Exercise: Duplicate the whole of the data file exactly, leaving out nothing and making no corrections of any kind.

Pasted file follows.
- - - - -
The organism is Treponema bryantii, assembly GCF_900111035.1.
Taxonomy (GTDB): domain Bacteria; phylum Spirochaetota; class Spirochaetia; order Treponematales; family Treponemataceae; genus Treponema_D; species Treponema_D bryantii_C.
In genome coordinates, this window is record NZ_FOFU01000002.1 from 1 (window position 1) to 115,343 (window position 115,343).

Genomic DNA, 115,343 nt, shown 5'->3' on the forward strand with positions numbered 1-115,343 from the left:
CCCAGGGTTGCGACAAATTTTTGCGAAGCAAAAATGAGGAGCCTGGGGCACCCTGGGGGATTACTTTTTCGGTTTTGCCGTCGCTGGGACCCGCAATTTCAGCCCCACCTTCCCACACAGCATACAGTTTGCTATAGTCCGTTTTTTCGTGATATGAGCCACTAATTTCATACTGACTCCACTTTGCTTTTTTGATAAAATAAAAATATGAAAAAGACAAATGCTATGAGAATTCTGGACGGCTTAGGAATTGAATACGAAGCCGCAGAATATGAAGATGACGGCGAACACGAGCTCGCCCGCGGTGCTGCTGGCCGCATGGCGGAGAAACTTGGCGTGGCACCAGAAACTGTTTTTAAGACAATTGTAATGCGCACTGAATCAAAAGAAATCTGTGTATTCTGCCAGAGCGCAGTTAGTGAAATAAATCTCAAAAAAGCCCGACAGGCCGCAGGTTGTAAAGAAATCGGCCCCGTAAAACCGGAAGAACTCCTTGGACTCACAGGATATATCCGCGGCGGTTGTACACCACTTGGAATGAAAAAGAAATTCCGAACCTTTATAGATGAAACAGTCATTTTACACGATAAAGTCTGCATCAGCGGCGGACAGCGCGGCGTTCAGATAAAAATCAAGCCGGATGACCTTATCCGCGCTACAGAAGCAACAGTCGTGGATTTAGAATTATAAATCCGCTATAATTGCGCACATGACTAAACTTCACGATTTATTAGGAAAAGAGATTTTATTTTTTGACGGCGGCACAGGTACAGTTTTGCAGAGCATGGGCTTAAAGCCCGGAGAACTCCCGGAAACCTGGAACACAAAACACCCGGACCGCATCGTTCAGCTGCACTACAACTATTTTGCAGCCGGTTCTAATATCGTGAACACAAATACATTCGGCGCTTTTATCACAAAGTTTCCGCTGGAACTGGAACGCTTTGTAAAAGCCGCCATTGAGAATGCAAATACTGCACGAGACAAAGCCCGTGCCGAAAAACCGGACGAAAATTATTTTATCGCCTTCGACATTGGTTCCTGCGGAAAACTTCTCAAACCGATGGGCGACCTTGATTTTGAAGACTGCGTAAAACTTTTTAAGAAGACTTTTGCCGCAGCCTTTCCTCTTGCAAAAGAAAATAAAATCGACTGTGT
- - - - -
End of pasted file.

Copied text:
The organism is Treponema bryantii, assembly GCF_900111035.1.
Taxonomy (GTDB): domain Bacteria; phylum Spirochaetota; class Spirochaetia; order Treponematales; family Treponemataceae; genus Treponema_D; species Treponema_D bryantii_C.
In genome coordinates, this window is record NZ_FOFU01000002.1 from 1 (window position 1) to 115,343 (window position 115,343).

Genomic DNA, 115,343 nt, shown 5'->3' on the forward strand with positions numbered 1-115,343 from the left:
CCCAGGGTTGCGACAAATTTTTGCGAAGCAAAAATGAGGAGCCTGGGGCACCCTGGGGGATTACTTTTTCGGTTTTGCCGTCGCTGGGACCCGCAATTTCAGCCCCACCTTCCCACACAGCATACAGTTTGCTATAGTCCGTTTTTTCGTGATATGAGCCACTAATTTCATACTGACTCCACTTTGCTTTTTTGATAAAATAAAAATATGAAAAAGACAAATGCTATGAGAATTCTGGACGGCTTAGGAATTGAATACGAAGCCGCAGAATATGAAGATGACGGCGAACACGAGCTCGCCCGCGGTGCTGCTGGCCGCATGGCGGAGAAACTTGGCGTGGCACCAGAAACTGTTTTTAAGACAATTGTAATGCGCACTGAATCAAAAGAAATCTGTGTATTCTGCCAGAGCGCAGTTAGTGAAATAAATCTCAAAAAAGCCCGACAGGCCGCAGGTTGTAAAGAAATCGGCCCCGTAAAACCGGAAGAACTCCTTGGACTCACAGGATATATCCGCGGCGGTTGTACACCACTTGGAATGAAAAAGAAATTCCGAACCTTTATAGATGAAACAGTCATTTTACACGATAAAGTCTGCATCAGCGGCGGACAGCGCGGCGTTCAGATAAAAATCAAGCCGGATGACCTTATCCGCGCTACAGAAGCAACAGTCGTGGATTTAGAATTATAAATCCGCTATAATTGCGCACATGACTAAACTTCACGATTTATTAGGAAAAGAGATTTTATTTTTTGACGGCGGCACAGGTACAGTTTTGCAGAGCATGGGCTTAAAGCCCGGAGAACTCCCGGAAACCTGGAACACAAAACACCCGGACCGCATCGTTCAGCTGCACTACAACTATTTTGCAGCCGGTTCTAATATCGTGAACACAAATACATTCGGCGCTTTTATCACAAAGTTTCCGCTGGAACTGGAACGCTTTGTAAAAGCCGCCATTGAGAATGCAAATACTGCACGAGACAAAGCCCGTGCCGAAAAACCGGACGAAAATTATTTTATCGCCTTCGACATTGGTTCCTGCGGAAAACTTCTCAAACCGATGGGCGACCTTGATTTTGAAGACTGCGTAAAACTTTTTAAGAAGACTTTTGCCGCAGCCTTTCCTCTTGCAAAAGAAAATAAAATCGACTGTGT